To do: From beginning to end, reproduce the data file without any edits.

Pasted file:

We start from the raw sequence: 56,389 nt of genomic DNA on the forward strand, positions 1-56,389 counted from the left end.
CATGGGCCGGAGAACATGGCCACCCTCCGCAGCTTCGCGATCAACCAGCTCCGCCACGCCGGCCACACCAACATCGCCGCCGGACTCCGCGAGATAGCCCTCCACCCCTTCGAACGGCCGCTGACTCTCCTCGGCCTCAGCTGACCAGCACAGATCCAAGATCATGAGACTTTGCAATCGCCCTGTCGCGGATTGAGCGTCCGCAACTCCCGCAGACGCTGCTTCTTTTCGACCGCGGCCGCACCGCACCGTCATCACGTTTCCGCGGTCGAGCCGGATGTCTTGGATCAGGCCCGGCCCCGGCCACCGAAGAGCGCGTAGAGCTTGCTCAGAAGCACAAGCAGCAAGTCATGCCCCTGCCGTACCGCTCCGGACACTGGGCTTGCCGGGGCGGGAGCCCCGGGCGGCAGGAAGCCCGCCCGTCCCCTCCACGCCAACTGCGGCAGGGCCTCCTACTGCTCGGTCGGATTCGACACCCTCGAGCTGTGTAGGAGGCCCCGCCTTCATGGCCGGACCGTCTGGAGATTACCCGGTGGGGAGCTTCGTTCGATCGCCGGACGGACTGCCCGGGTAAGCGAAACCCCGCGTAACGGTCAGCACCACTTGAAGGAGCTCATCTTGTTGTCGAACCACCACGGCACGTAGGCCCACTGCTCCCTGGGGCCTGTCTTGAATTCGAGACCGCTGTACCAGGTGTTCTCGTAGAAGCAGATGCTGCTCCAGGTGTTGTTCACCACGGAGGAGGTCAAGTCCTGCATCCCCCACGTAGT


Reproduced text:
We start from the raw sequence: 56,389 nt of genomic DNA on the forward strand, positions 1-56,389 counted from the left end.
CATGGGCCGGAGAACATGGCCACCCTCCGCAGCTTCGCGATCAACCAGCTCCGCCACGCCGGCCACACCAACATCGCCGCCGGACTCCGCGAGATAGCCCTCCACCCCTTCGAACGGCCGCTGACTCTCCTCGGCCTCAGCTGACCAGCACAGATCCAAGATCATGAGACTTTGCAATCGCCCTGTCGCGGATTGAGCGTCCGCAACTCCCGCAGACGCTGCTTCTTTTCGACCGCGGCCGCACCGCACCGTCATCACGTTTCCGCGGTCGAGCCGGATGTCTTGGATCAGGCCCGGCCCCGGCCACCGAAGAGCGCGTAGAGCTTGCTCAGAAGCACAAGCAGCAAGTCATGCCCCTGCCGTACCGCTCCGGACACTGGGCTTGCCGGGGCGGGAGCCCCGGGCGGCAGGAAGCCCGCCCGTCCCCTCCACGCCAACTGCGGCAGGGCCTCCTACTGCTCGGTCGGATTCGACACCCTCGAGCTGTGTAGGAGGCCCCGCCTTCATGGCCGGACCGTCTGGAGATTACCCGGTGGGGAGCTTCGTTCGATCGCCGGACGGACTGCCCGGGTAAGCGAAACCCCGCGTAACGGTCAGCACCACTTGAAGGAGCTCATCTTGTTGTCGAACCACCACGGCACGTAGGCCCACTGCTCCCTGGGGCCTGTCTTGAATTCGAGACCGCTGTACCAGGTGTTCTCGTAGAAGCAGATGCTGCTCCAGGTGTTGTTCACCACGGAGGAGGTCAAGTCCTGCATCCCCCACGTAGT